Bonnie Isaac held up a piece of cardstock with a leaf glued to it. It was a large-seeded-forget-me-not that was collected in 1995 in Greene County. The botanist said it was the first specimen found in Pennsylvania.
“We considered listing it as rare or endangered, but when we started looking around we thought there’s just too much of it out there so we decided not to list it,” she said. “But it’s a fairly new thing.”
While standing in one of the Carnegie Museum of Natural History’s back rooms, a spot the public rarely sees, Isaac spoke to a cellphone mounted on a tripod. With a cabinet full of plant specimens behind her, Isaac explained her job and briefly detailed just how large the museum’s collection is.
“It’s home to … 530,000 dried plants from all over the world,” she said.
She was talking to local students and other viewers via Facebook Live, which lets users share videos in real-time. She fielded their questions, handily explaining the special paper used to mount dried plant specimens, called herbarium paper.
She couldn’t choose which plant was her favorite, but when a Kindergartener from Verona asked how long plants have been around, she had an easy answer.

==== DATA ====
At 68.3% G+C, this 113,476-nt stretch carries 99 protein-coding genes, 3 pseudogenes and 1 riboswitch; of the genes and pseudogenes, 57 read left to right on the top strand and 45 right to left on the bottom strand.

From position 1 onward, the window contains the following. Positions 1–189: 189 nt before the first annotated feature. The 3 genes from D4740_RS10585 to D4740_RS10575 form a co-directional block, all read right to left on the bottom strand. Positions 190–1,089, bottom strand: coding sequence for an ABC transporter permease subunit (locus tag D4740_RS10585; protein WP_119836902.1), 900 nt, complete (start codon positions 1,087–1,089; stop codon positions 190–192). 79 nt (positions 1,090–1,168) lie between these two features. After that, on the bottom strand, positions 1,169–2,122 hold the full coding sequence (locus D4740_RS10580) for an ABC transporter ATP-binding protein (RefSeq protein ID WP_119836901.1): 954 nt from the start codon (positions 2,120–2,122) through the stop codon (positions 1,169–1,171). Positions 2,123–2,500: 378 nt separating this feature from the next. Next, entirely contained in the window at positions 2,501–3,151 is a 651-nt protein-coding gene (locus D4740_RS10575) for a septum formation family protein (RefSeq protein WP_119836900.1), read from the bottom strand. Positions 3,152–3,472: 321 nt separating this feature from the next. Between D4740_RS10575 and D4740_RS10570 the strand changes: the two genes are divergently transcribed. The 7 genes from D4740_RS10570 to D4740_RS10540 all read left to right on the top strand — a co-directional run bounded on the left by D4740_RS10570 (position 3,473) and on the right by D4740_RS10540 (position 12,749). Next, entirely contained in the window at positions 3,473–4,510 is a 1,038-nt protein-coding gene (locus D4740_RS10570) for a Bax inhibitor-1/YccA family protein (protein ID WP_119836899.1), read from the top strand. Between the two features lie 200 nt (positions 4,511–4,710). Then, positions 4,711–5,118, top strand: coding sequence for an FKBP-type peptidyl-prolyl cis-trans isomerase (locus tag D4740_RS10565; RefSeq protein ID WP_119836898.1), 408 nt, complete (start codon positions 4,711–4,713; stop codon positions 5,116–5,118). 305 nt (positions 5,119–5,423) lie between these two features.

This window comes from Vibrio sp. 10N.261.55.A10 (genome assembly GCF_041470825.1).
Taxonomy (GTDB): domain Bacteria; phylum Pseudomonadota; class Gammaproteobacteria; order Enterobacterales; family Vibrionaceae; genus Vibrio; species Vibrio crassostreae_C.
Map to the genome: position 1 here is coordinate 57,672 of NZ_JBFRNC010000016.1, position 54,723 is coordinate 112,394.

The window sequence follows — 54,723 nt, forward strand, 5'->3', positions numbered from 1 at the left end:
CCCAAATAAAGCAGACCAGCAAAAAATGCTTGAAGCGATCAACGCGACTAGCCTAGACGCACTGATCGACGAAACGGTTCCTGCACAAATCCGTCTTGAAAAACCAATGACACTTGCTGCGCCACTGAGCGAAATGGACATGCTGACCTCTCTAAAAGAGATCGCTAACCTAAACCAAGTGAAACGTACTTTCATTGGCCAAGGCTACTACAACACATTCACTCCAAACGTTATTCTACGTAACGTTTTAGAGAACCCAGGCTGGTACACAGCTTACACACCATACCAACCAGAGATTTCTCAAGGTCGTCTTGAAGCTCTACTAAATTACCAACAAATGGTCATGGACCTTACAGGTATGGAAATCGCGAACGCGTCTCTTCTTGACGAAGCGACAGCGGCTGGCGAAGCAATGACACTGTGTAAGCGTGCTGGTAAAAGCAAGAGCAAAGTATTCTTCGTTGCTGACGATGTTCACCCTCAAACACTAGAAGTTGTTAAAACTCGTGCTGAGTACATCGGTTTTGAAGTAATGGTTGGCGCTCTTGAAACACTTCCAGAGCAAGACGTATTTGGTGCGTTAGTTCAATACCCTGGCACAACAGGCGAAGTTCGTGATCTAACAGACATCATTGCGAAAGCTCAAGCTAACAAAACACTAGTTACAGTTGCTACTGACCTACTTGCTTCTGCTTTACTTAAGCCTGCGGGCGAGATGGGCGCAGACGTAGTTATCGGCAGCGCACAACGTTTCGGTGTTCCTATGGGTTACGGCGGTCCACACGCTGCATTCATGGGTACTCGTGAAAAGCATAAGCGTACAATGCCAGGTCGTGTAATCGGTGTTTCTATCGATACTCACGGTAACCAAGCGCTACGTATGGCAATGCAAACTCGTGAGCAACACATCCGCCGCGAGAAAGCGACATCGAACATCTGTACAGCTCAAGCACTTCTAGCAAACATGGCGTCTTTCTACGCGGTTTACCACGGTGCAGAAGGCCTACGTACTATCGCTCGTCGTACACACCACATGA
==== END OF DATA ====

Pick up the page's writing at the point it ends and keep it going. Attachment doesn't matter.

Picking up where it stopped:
“A long, long time,” she said. “Before the dinosaurs.”
Kathleen Bodenlos, the museum’s director of marketing, said the idea was inspired by conversations with her daughter who is a teacher in Ohio. Her daughter often complained that her students didn’t get to see museum exhibits because the school didn’t have enough funding for field trips.
Bodenlos said they decided to take their work to the classroom.
“What we’re trying to do with this series is also bring some of the science and some of the hidden collections to people, things they wouldn’t see if they came here on a field trip,” she said. “So even if you are a regular museum attendee and come to all of our events and field trips it would give you a different perspective, as well.”
In addition to Isaac’s presentation, a paleontologist, who studies fossils, and a malacologist, who studies mollusks and snails, have presented their work via Facebook Live. Bodenlos also plans to host a session about the museum’s collection about bird ecology.